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From The Clerk's Tale, lines 540-574:
Griselda gives her child a goodbyekiss and the sergeant leaves with the child
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From The Canterbury Tales:
The Clerk's Tale
lines 575-595: Walter orders the sergeant to bring the child secretly to Bologna

575        This sergeant cam unto his lord ageyn,
And of Grisildis wordes and hire cheere
He tolde hym point for point, in short and pleyn,
And hym presenteth with his doghter deere.
Somwhat this lord hath routhe in his manere,
580But nathelees his purpos heeld he stille,
As lordes doon whan they wol han hir wille;
575       This sergeant went unto his lord again
And of Griselda's words and of her cheer
He told him point by point, all short and plain,
And so presented him his daughter dear.
A little pity felt the marquis here;
580Nevertheless, he held his purpose still,
As great lords do when they will have their will;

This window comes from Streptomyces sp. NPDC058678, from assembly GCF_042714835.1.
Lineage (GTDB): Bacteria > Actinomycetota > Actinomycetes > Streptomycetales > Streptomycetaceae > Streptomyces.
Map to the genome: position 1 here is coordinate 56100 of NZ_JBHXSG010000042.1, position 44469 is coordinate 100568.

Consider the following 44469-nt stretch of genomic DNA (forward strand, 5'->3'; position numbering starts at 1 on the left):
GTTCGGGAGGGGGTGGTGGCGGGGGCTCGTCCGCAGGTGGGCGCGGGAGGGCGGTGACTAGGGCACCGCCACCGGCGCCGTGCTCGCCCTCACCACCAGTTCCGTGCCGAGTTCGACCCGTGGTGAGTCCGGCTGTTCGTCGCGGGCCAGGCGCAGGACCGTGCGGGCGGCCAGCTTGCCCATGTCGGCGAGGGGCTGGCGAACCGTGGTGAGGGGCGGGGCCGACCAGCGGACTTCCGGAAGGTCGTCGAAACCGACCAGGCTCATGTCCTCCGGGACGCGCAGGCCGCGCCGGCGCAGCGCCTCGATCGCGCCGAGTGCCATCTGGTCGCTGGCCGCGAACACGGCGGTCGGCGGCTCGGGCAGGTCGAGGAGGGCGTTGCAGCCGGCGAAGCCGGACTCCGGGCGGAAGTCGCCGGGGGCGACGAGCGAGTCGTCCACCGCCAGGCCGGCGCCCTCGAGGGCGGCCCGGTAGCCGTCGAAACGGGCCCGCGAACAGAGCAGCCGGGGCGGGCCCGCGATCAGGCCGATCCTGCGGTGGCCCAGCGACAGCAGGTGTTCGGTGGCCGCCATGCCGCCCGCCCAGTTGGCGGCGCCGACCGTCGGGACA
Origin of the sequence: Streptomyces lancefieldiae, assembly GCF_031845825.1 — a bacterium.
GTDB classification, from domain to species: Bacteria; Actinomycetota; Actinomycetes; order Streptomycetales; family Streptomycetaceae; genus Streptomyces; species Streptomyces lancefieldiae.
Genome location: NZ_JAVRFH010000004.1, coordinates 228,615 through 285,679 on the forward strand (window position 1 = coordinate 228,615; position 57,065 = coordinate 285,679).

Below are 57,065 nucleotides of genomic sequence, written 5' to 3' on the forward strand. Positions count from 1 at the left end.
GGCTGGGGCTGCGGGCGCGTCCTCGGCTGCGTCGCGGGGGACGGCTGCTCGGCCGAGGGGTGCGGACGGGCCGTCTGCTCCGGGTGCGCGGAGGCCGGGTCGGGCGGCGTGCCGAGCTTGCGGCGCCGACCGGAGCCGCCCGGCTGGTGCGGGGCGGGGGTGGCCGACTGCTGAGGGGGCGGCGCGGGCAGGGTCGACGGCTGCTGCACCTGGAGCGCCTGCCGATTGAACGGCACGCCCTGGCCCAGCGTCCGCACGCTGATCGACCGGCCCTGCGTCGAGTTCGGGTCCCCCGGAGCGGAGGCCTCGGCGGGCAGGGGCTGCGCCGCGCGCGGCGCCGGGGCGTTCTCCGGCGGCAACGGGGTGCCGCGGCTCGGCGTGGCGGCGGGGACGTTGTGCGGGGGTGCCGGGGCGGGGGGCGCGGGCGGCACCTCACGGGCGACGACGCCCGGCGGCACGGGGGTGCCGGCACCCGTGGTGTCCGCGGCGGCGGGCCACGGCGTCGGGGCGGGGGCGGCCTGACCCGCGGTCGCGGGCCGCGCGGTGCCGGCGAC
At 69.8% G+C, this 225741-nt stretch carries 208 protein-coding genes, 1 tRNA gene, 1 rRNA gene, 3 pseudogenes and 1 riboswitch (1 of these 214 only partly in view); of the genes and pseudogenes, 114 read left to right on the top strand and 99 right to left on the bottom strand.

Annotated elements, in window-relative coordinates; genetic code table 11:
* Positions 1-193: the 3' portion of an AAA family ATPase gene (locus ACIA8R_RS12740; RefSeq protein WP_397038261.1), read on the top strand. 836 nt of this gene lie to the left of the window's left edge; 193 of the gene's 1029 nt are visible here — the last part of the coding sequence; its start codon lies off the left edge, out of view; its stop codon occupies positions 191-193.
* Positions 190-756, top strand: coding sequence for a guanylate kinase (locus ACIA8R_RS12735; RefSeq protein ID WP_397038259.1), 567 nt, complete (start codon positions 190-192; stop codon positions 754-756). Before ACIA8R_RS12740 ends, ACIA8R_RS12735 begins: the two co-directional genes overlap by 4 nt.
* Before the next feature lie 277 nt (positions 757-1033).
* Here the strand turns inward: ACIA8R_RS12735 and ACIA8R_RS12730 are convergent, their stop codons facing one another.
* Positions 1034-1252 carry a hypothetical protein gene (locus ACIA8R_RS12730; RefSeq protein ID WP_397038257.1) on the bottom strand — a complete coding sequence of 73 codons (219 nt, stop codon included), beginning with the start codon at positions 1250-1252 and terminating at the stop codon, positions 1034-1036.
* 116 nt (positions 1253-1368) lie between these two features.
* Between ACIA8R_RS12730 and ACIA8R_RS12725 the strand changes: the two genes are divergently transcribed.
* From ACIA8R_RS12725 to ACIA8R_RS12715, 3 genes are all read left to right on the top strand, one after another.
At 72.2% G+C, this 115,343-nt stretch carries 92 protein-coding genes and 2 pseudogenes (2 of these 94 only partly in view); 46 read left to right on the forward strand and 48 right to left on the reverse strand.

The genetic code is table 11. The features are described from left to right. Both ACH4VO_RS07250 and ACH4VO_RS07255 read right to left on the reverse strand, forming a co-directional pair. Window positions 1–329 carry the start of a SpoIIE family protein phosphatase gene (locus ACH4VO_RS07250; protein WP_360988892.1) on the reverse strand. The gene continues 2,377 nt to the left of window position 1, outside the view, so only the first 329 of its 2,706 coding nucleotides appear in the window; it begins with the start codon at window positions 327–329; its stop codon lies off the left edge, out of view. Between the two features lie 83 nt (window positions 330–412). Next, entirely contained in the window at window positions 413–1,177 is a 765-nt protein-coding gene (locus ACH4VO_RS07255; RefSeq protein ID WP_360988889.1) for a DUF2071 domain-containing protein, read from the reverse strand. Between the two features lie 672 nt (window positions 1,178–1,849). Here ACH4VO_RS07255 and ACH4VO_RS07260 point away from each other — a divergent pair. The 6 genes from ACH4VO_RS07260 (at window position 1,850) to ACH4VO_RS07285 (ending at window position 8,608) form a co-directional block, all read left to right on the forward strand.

And bad his sergeant, that he pryvely
Sholde this child ful softe wynde and wrappe,
With alle circumstances tendrely,
585And carie it in a cofre or in a lappe,
But, upon peyne his heed of for to swappe
That no man sholde knowe of his entente,
Ne whenne he cam, ne whider that he wente.
       And bade the sergeant that he privily
Should softly swaddle the young child and wrap
With all the necessaries, tenderly,
585And in a coffer or some garment lap;
But upon pain his head should meet mishap
No man should know the least of his intent,
Nor whence he came, nor whither that he went;

       But at Boloigne to his suster deere,
590That thilke tyme of Panik was countesse,
He sholde it take, and shewe hir this mateere,
Bisekynge hir to doon hir bisynesse
This child to fostre in alle gentillesse,
And whos child that it was, he bad hire hyde
595From every wight, for oght that may bityde.
       But to Bologna, to his sister dear
590Who then was of Panago the countess,
He should take it, and tell of matters here,
Asking of her she do her busyness
This child to foster in all nobleness;
And whose the child was, that he bade her hide
595From everyone, for aught that might betide.

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From The Clerk's Tale, lines 596-609:
Despite the loss of her child, Griselda's mood and splendour have not changed